Reactions to OSHA’s proposed rule to protect workers from exposure to crystalline silica have come swiftly from the EHS community, along with the industry and business sectors.

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OSHA announces proposed silica exposure rule

Agency says it will save 700 lives a year

OSHA took industry and EHS professionals by surprise late Friday by announcing what some call a long-overdue proposed rule to  lower worker exposure to crystalline silica – a substance that causes cancer, silicosis, chronic obstructive pulmonary disease and kidney disease in those who are exposed to it.

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Memorial wall highlights work zone danger

Names of fatalities a reminder of the human cost of dangerous driving

As it has since 2002, the Illinois State Fair this year hosted a somber reminder of a transportation hazard: a wall memorializing the names of those killed in highway work zones.

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NY contractor exposes workers to asbestos

Hospital who hired company cited, too

OSHA has cited the University of Rochester Strong Memorial Hospital and DGA Builders LLC, both of Rochester, for 14 serious violations of workplace safety and health standards, chiefly involving asbestos. The companies face a combined total of $53,200 in proposed fines, following an inspection.

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Safety pro asks, ‘Who can fight for my rights?’

I'd get fired if I take action - but I'll be held responsible if injuries occur


Since you dealt with problems before here I have a good one for you. I just got hired last week as a Construction Superintendent. I have OSHA training and other safety training. I am 67 years old and was out of work for over 3 yrs.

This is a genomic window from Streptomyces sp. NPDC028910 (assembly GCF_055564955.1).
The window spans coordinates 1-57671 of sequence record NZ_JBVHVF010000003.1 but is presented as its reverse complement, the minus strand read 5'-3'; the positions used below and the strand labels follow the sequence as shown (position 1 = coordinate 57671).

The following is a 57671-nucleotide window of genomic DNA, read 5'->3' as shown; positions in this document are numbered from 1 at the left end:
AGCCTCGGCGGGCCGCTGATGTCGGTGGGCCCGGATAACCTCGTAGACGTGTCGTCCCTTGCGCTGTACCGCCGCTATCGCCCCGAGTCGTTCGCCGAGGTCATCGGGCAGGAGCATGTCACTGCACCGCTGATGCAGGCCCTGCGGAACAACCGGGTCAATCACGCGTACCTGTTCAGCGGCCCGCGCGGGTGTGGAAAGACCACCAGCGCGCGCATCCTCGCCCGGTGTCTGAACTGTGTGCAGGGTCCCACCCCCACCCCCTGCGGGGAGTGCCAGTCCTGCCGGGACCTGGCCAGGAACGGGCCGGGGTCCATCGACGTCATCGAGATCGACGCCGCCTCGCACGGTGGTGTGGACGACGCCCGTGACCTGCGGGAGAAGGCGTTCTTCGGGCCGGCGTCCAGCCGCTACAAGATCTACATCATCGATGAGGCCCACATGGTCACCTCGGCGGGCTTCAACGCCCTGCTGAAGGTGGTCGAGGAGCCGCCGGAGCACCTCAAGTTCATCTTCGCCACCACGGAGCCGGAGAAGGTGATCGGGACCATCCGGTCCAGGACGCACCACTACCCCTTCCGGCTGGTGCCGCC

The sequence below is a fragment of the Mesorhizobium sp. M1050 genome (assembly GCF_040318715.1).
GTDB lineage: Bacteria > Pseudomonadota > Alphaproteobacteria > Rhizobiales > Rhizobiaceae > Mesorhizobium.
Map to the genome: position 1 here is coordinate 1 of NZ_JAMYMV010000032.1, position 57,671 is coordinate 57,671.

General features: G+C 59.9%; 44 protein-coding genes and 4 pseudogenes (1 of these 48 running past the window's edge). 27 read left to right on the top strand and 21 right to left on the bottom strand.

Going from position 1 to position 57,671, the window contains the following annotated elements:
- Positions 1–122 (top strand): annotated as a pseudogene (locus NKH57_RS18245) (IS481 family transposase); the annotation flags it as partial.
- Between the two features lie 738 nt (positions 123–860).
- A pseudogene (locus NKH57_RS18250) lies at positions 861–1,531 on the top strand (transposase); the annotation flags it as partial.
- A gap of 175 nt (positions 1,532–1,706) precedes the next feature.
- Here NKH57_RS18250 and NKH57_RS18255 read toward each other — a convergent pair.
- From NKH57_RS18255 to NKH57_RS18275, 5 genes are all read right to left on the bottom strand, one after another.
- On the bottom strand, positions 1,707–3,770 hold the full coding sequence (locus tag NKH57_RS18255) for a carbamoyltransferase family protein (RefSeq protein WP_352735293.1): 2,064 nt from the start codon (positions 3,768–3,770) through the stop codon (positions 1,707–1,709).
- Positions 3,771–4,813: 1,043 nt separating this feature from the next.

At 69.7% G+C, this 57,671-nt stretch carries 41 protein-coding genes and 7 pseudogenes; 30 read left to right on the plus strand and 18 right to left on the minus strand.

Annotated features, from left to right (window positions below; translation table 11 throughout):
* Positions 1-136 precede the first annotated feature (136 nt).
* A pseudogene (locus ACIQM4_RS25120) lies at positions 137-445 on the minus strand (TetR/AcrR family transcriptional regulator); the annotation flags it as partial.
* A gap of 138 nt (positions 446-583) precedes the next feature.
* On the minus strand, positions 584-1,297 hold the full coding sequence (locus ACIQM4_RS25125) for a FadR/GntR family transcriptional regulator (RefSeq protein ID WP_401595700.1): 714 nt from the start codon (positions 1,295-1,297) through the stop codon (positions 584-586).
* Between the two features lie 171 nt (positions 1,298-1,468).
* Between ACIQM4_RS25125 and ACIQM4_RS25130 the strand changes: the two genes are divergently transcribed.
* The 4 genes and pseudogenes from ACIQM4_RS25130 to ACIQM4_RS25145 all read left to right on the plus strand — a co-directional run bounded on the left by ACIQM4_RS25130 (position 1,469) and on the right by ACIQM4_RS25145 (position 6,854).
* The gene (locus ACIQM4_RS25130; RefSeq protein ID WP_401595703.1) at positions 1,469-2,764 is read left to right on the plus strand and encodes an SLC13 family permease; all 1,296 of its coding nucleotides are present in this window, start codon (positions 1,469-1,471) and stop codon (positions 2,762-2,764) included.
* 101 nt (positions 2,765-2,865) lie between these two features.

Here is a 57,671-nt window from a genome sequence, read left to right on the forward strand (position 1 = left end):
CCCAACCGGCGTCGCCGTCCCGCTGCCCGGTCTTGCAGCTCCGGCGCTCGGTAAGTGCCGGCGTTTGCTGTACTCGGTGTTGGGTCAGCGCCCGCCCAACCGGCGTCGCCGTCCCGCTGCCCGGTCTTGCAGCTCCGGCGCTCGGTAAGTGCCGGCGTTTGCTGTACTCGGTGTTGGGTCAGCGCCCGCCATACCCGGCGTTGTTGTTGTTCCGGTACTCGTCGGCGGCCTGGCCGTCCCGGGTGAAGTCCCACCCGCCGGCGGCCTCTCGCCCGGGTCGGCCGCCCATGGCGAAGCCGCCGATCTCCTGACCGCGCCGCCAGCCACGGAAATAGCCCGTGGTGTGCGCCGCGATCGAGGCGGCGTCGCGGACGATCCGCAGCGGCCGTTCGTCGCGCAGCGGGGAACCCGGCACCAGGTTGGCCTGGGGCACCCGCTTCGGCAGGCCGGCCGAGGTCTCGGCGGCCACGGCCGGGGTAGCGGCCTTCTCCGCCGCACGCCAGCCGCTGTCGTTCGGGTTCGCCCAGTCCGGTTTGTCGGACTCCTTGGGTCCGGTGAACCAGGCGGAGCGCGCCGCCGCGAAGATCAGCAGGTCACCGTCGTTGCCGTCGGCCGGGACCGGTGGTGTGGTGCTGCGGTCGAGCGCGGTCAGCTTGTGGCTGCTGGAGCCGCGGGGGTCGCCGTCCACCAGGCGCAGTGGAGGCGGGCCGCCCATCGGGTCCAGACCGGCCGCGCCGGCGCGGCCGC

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Philly toughens up demolition regs to improve public safety

Potential unsafe practices reported to city weeks before fatal collapse

In the wake of a building collapse that killed six people and injured 13 others, Philadelphia has moved swiftly to tighten regulations on contractors who work on demolitions.

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Newer construction workers get help in avoiding injuries

NIOSH guide focuses on material handling hazards

Young and less experienced home building workers are the intended audience for a new publication from the National Institute for Occupational Safety and Health (NIOSH) which is intended to help them avoid injuries.

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BLS: Workplace deaths in U.S. down slightly

Roadway incidents accounted for 1,000+ cases in 2011

The U.S. Bureau of Labor Statistics released data last week showing that the final count of fatal work injuries in the U.S. in 2011 was 4,693 -- the third lowest annual total since the fatal injury census was first conducted in 1992.

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Meetings for crane operator requirements scheduled

Standard requires operators to be certified by November 2014

Stakeholders who are interested in contributing their opinions to OSHA’s Cranes and Derricks in Construction standard are invited to a meeting on April 3, from 1:30-4:30 p.m. in Washington, D.C. (Two meetings already scheduled for April 2 and 3 are full.)

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NYC construction worker rescued from trench

Shivering but alive after four hours in “muck”

A New York City construction worker was rescued from an underground trench at subway construction projection early this morning, after being stuck in “muck” from the waist down for nearly four hours. The worker became trapped at 8:30 p.m. last night 75 feet below ground at the Second Avenue subway line site in Manhattan.

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More roofers die in residential construction than other types

Higher rates among younger, Hispanic workers

A new NIOSH-funded study on fatalities in the construction industry suggests roofers in residential construction are among those most likely to die in falls from roofs. The study, "Fatal falls from roofs among U.S. construction workers," finds that "the odds of fatal falls from roofs were higher for roofing and residential construction than any other construction sector."

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Stop Silica sicknesses now

Don’t wait for a new standard

By Dave Johnson

At least 1.7 million U.S. workers are exposed to respirable crystalline silica in industries and occupations including construction, sandblasting, and mining, according to the U.S. Centers for Disease Control and Prevention.